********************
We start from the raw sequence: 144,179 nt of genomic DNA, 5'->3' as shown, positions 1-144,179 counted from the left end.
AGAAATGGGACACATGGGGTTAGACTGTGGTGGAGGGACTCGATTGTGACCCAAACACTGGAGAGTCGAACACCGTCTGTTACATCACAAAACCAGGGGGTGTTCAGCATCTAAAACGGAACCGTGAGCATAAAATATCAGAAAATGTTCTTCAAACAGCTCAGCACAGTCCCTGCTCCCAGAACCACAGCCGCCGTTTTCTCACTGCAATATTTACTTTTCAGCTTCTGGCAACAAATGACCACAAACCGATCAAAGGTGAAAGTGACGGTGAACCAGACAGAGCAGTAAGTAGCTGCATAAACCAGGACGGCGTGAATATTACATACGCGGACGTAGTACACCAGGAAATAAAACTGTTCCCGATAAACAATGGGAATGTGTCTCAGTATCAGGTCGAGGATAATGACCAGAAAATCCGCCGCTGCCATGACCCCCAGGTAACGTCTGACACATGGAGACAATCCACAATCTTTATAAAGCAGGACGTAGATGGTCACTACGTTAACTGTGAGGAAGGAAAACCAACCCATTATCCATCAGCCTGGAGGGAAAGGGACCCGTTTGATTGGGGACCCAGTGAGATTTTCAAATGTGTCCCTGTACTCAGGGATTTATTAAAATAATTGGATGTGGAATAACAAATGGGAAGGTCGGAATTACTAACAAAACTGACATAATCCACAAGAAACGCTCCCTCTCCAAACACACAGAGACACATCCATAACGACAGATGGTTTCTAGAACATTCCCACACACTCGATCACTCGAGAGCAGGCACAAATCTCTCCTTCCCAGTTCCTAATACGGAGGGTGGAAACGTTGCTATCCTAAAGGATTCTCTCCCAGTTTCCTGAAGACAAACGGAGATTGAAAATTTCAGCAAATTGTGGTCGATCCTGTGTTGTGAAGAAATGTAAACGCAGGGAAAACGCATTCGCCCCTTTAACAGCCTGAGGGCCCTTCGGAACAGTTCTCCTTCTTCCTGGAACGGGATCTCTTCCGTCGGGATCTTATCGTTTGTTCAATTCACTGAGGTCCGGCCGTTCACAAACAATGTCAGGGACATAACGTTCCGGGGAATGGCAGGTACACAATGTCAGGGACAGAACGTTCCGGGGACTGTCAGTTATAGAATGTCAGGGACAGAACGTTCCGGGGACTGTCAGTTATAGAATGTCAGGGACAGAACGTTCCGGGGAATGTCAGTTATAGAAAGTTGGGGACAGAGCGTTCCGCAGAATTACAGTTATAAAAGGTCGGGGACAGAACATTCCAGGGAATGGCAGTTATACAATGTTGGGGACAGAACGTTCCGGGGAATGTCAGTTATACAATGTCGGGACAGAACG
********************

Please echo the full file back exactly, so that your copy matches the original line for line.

We start from the raw sequence: 144,179 nt of genomic DNA, 5'->3' as shown, positions 1-144,179 counted from the left end.
AGAAATGGGACACATGGGGTTAGACTGTGGTGGAGGGACTCGATTGTGACCCAAACACTGGAGAGTCGAACACCGTCTGTTACATCACAAAACCAGGGGGTGTTCAGCATCTAAAACGGAACCGTGAGCATAAAATATCAGAAAATGTTCTTCAAACAGCTCAGCACAGTCCCTGCTCCCAGAACCACAGCCGCCGTTTTCTCACTGCAATATTTACTTTTCAGCTTCTGGCAACAAATGACCACAAACCGATCAAAGGTGAAAGTGACGGTGAACCAGACAGAGCAGTAAGTAGCTGCATAAACCAGGACGGCGTGAATATTACATACGCGGACGTAGTACACCAGGAAATAAAACTGTTCCCGATAAACAATGGGAATGTGTCTCAGTATCAGGTCGAGGATAATGACCAGAAAATCCGCCGCTGCCATGACCCCCAGGTAACGTCTGACACATGGAGACAATCCACAATCTTTATAAAGCAGGACGTAGATGGTCACTACGTTAACTGTGAGGAAGGAAAACCAACCCATTATCCATCAGCCTGGAGGGAAAGGGACCCGTTTGATTGGGGACCCAGTGAGATTTTCAAATGTGTCCCTGTACTCAGGGATTTATTAAAATAATTGGATGTGGAATAACAAATGGGAAGGTCGGAATTACTAACAAAACTGACATAATCCACAAGAAACGCTCCCTCTCCAAACACACAGAGACACATCCATAACGACAGATGGTTTCTAGAACATTCCCACACACTCGATCACTCGAGAGCAGGCACAAATCTCTCCTTCCCAGTTCCTAATACGGAGGGTGGAAACGTTGCTATCCTAAAGGATTCTCTCCCAGTTTCCTGAAGACAAACGGAGATTGAAAATTTCAGCAAATTGTGGTCGATCCTGTGTTGTGAAGAAATGTAAACGCAGGGAAAACGCATTCGCCCCTTTAACAGCCTGAGGGCCCTTCGGAACAGTTCTCCTTCTTCCTGGAACGGGATCTCTTCCGTCGGGATCTTATCGTTTGTTCAATTCACTGAGGTCCGGCCGTTCACAAACAATGTCAGGGACATAACGTTCCGGGGAATGGCAGGTACACAATGTCAGGGACAGAACGTTCCGGGGACTGTCAGTTATAGAATGTCAGGGACAGAACGTTCCGGGGACTGTCAGTTATAGAATGTCAGGGACAGAACGTTCCGGGGAATGTCAGTTATAGAAAGTTGGGGACAGAGCGTTCCGCAGAATTACAGTTATAAAAGGTCGGGGACAGAACATTCCAGGGAATGGCAGTTATACAATGTTGGGGACAGAACGTTCCGGGGAATGTCAGTTATACAATGTCGGGACAGAACG